A longtime Rice Village favorite, Shiva Indian Restaurant is named after Lord Shiva, one of the most complex of Indian gods -- "destroyer and restorer, ascetic and symbol of sensuality, herdsman and avenger." In other words, a mass of contradictions, somewhat like the restaurant itself.
The interior itself offers some striking juxtapositions: lmagine sitting in a booth under a vibrantly colored disco ball, separated from your neighbors by beads stolen from Rhoda Morgenstern's old Minneapolis apartment while being serenaded by a mixture of Indian music and lite jazz.
The food itself is pretty decent, nothing earth-shattering, but solid, sort of Indian cuisine 101. But here's the thing: Indian food is typically known for giving you a lot of bang for your buck. Not here. Our table of four ordered 13 dishes (an appetizer platter, one soup, eight main dishes, three desserts), not counting three kinds of bread, spent $110 without tip and still didn't have any leftovers to take home. How is that possible? I'll tell you in two words -- portion control.
Shiva Indian Restaurant,
2514 Times Boulevard,
Case in point: sham-savera. These are spinach balls, dumplings, as it were, mildly spiced and sitting in a light fragrant sauce. Delicious. In fact, one of my tablemates said she'd never before sampled such tasty spinach. Here's the problem, though: The dish cost $7.95, and it consisted of a scant four spinach balls, the size of golf balls, nearly two bucks a pop. Most real golf balls don't cost that much apiece.
An even better example is dum aloo banarsi, new potatoes stuffed with a savory and sweet mixture of cheese, nuts and raisins and simmered in a rich, spicy sauce. Yummy? You bet. Cost? $7.95. Serving size? Two potatoes. That's right, two potatoes. Last time I checked, we weren't in the middle of a potato shortage; new potatoes weren't on the endangered species list, nor had they been listed as a controlled substance. So unless I'm very wrong, and these are actually some sort of rare Himalayan potatoes raised on a mountain and raced to market via private jets, two potatoes for $7.95 strikes me as more than a little bit absurd. (And if I were a vegetarian and had ordered this for my main dish, I can't begin to tell you what I'd be thinking.)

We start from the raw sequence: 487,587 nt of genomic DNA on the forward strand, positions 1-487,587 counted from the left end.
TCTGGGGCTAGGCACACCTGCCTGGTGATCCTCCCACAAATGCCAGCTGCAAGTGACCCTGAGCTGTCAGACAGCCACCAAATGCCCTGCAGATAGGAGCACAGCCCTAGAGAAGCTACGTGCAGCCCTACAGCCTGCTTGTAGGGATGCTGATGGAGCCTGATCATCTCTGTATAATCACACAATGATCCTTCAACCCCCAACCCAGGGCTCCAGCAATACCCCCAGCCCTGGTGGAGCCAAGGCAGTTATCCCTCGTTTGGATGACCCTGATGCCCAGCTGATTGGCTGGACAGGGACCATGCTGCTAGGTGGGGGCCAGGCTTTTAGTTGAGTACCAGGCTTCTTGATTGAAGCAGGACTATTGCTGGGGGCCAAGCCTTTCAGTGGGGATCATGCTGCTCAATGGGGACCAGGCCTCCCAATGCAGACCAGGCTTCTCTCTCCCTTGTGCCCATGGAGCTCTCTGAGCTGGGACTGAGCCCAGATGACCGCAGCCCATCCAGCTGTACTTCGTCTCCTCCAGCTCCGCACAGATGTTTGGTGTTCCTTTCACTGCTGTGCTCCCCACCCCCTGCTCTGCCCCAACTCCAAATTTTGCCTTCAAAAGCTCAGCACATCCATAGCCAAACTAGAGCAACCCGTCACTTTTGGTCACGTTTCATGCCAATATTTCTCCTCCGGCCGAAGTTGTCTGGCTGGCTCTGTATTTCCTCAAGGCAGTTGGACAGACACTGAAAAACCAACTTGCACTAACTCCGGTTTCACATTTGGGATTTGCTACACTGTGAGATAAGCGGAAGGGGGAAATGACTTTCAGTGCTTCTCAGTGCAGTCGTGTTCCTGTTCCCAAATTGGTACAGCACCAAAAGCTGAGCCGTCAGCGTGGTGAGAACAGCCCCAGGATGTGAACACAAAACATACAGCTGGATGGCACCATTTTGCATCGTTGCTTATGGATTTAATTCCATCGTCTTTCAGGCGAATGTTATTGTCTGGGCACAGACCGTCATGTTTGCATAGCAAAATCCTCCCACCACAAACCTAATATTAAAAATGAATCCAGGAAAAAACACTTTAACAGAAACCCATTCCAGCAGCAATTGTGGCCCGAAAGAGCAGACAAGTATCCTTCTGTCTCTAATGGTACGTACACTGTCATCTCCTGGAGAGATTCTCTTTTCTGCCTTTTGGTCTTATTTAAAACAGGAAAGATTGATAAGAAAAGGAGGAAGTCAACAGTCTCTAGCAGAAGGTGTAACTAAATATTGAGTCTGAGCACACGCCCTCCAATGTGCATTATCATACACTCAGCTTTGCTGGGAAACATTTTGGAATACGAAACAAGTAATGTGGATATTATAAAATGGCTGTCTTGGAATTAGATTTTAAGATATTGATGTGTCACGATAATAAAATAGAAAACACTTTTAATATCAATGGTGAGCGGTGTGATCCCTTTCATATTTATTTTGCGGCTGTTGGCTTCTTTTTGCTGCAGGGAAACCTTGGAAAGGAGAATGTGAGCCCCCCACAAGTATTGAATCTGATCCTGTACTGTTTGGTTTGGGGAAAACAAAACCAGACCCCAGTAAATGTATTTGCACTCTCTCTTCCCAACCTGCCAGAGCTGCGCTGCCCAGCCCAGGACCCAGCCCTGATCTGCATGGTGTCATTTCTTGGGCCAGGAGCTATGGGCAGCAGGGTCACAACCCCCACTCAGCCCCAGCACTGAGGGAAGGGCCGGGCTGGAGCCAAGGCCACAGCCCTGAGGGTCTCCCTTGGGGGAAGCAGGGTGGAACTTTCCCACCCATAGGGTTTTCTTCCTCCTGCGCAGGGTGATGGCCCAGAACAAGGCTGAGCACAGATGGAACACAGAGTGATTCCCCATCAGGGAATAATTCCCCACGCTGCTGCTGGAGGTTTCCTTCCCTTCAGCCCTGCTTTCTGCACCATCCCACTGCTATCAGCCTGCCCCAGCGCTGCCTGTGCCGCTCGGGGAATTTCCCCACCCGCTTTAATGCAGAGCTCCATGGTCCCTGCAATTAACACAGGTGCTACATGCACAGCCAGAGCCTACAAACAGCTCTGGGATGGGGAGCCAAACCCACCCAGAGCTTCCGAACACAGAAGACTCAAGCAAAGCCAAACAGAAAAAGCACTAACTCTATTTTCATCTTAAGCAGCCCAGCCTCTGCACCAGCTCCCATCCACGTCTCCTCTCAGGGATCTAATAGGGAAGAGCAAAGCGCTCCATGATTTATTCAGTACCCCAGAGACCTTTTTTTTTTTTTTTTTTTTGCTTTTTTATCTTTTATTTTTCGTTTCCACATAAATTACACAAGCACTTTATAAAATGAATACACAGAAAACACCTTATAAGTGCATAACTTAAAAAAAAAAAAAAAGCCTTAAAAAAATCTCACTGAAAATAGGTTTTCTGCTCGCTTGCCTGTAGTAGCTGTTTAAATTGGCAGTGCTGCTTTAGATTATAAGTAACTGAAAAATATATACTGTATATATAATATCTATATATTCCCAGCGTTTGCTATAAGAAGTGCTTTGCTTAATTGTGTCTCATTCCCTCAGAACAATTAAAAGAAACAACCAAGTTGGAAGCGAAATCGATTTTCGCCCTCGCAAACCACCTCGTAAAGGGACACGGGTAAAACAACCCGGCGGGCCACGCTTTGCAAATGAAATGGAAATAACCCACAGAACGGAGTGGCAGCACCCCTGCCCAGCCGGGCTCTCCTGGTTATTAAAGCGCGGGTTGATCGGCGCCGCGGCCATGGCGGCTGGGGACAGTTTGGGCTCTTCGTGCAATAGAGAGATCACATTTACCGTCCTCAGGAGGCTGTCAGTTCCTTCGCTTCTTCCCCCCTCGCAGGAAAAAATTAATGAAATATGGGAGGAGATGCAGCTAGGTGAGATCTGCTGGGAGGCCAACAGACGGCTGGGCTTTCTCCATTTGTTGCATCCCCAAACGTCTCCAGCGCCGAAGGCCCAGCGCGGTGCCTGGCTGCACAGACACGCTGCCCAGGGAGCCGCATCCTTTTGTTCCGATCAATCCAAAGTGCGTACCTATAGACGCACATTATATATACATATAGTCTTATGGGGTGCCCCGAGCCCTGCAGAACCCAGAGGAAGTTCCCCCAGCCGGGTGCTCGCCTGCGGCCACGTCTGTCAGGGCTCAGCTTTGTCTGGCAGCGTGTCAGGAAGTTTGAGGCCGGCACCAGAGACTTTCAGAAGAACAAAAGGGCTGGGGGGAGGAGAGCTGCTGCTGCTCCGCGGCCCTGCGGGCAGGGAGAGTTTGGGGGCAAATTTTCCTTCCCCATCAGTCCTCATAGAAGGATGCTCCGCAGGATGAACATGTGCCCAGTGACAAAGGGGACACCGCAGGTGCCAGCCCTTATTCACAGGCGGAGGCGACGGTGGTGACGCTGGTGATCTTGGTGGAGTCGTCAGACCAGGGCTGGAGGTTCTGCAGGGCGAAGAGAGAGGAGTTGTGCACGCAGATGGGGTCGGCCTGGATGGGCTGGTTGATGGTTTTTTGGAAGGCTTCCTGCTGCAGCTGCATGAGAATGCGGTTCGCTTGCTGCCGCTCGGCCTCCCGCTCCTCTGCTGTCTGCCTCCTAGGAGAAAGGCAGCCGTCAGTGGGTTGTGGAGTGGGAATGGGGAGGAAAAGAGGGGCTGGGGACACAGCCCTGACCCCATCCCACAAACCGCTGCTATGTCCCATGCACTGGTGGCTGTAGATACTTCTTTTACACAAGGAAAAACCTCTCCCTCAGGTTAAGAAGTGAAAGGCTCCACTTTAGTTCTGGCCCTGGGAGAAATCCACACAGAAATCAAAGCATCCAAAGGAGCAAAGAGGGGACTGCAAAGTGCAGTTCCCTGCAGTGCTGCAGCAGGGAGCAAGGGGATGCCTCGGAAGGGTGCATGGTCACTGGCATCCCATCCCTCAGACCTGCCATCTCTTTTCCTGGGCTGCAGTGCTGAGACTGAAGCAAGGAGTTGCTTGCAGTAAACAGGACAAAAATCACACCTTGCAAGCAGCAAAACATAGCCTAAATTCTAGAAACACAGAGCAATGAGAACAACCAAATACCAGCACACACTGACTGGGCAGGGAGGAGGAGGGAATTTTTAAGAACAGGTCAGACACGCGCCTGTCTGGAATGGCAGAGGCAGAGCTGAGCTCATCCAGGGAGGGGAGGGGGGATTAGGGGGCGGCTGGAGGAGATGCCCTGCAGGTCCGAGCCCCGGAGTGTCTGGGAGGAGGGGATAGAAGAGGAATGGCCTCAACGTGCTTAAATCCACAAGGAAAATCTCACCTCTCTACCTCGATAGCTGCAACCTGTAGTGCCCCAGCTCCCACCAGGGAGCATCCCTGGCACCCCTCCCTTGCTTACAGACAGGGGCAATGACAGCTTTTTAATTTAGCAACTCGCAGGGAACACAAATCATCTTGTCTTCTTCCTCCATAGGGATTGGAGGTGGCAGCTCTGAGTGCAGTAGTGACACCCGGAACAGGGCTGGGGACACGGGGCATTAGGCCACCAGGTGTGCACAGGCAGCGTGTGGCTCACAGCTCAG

Not all the serving sizes, though, are throwbacks to the worst excesses, so to speak, of nouvelle cuisine. The tamater shorba ($2.50) was marvelous, a rich, creamy and spicy tomato soup. The tandoori murgh shahnaz (tandoori chicken, $7.50 half, $11.95 whole) was also terrific, which is no easy feat; finding a good tandoori chicken in this town is rare, since it's far too easy to overcook the bird in the superhot tandoor oven, leaving it dry and tasteless. This was an exception, though, beautifully spiced, blessedly moist and juicy throughout. With a squeeze of lemon and a few slices of sizzling hot onion, it was close to perfection.
The menu describes the gosht dil pasand ($10.95) as the perfect lamb curry. Quite a boast there, and it almost lives up to the hype. It's certainly a classic: chunks of lamb simmered to an exceptional tenderness with yogurt and spices, the spices an ideal balance of heat and sweet flavors (cinnamon? cardamom? coriander?). Served with light, fragrant basmati rice, the lamb is wonderful.
We Believe Local Journalism is Critical to the Life of a City
Engaging with our readers is essential to the mission of the Houston Press. Make a financial contribution or sign up for a newsletter, and help us keep telling Houston’s stories with no paywalls.
Support Our Journalism
A couple of the other dishes are more problematic. The chicken chili ($10.50) is advertised on the menu as "not for the faint-hearted." Never one to shrink from a challenge, I dived into the chili headfirst and was stunned by its total lack of heat. Here's the reason: The chicken is stir-fried with slices of green and red chilies, but the chicken and dark sauce absorb none of the heat. So make sure you get slices of chili along with the chicken; otherwise it's mild to the point of boredom.
Boredom is definitely not the problem with the goa jhinga curry ($11.95). One bite into the shrimp dish and I was frantically looking for water, tea, yogurt, bread, anything to squelch the flames. In this case, the heat comes not from chilies but from cayenne. Unfortunately the cayenne tastes like it was added at the last minute, lending the dish a raw, harsh, uncooked taste. Definitely hot, but not particularly pleasant.
At any rate, the breads ($2.50 per order) were all terrific, worth a visit on their own, really, and the desserts, as is usual in Indian restaurants, are extremely sweet and perfect after the heat and spice of the main dishes. But my thoughts keep going back to those two sad, lonely new potatoes. Come on, guys. Even Kate Moss would have looked up from the platter with those haunted eyes of hers, imploring, "Please, sir, may I have some more?"
Shiva Indian Restaurant, 2514 Times Boulevard, (713)523-4753.